But there’s a lot of high points, too. The psychological attributes of season 1 that had been mostly absent in season 2 have made a strong comeback. It’s also managed to up the ante from Shana I and push the limits a lot higher. Shana I simply dealt with the nature of existence on a very platonic level. But Shana III addresses a deeper theme in the purpose of existence. There are some very strong concepts dealing with loss of direction in one’s life as everything you devoted yourself to becomes irrelevant and a future full of nothing but aimless emptiness is all that waits after several lifetimes devoted to a single-minded cause that has suddenly disappeared. But if freed from this burden, there is also a chance to discover a new, greater cause if you manage to not despair and broaden your focus to look at the big picture.
One thing that has always endured through the Shana story is the very clear understanding that the Crimson Denizens are not all evil. Just as you wouldn’t call a lion evil for killing a zebra, the bad guys have always been simply acting on their nature, even if at times the terms excess and greed could be applied to their methods. Particularly in Shana III we are given a difficult-to-handle dilemma of just who is actually on the right side during this war—the Denizens attempting to achieve their own, personal paradise or the Flame Hazes who zealously deem such a paradise nothing but a dangerous delusion.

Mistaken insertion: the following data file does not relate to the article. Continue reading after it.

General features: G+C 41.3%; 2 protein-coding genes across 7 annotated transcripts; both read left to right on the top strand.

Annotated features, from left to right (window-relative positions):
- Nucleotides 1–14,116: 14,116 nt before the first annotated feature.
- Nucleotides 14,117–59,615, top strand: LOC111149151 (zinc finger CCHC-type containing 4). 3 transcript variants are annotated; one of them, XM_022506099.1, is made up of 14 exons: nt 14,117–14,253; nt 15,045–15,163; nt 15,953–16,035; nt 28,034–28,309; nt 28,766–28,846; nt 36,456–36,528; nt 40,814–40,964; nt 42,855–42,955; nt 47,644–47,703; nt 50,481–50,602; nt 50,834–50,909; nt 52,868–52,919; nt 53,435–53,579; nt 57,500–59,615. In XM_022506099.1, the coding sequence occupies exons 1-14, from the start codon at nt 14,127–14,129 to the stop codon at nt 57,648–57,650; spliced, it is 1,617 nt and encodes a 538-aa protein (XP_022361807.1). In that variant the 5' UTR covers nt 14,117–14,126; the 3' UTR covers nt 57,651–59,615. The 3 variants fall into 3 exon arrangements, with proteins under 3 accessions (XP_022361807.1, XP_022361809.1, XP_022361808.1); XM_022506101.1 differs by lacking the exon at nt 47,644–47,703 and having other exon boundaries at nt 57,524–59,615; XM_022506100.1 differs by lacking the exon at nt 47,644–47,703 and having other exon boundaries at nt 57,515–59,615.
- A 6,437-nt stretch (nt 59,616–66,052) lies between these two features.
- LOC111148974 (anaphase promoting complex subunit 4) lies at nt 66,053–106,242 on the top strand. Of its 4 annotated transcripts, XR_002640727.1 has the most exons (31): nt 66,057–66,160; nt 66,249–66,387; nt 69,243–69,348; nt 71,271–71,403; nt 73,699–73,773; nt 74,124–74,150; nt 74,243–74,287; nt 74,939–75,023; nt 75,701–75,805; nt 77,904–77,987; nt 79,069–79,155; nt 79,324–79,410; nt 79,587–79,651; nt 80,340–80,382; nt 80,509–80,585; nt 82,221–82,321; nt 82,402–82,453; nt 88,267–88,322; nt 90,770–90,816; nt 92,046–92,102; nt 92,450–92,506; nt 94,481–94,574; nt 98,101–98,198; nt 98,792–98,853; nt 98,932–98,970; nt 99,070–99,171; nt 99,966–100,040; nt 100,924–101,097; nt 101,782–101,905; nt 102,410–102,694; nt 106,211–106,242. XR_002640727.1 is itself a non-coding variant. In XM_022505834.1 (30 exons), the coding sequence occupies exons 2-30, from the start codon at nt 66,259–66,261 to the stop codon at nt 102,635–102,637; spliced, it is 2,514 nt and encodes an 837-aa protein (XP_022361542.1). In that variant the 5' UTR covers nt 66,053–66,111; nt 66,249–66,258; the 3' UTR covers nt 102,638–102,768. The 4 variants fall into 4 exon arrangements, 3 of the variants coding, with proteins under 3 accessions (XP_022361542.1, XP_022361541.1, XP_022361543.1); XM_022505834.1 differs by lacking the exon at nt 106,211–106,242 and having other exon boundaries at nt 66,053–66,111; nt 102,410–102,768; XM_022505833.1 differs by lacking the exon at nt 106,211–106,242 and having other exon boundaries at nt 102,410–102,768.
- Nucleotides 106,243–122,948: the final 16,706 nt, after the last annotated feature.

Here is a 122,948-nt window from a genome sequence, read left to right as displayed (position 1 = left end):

The ending manages to find a compromise between these two extremes, but it doesn’t feel half-hearted or conciliatory. It instead goes for a tone of understanding and inevitability even if that isn’t something that adequately ties up every loose end. And as much as I like the characters of Shana and Yuji as separate entities, the two could have avoided a lot of pain and suffering they inflicted on each other unnecessarily if they had just sat down and talked things through honestly, which is a sad little detail that undermines a lot of the dramatic strife of this series.
I’ll say it again, Shana III is better than Shana II because it takes a lot of cues from Shana I, making itself into a nice wrap-up to a really great franchise. The battles are suitably epic in the smart, well-composed flow that is a hallmark of the action sequences in the Shana series. It’s let down by a few writing and pacing problems, but overall is a solid and thought-provoking anime.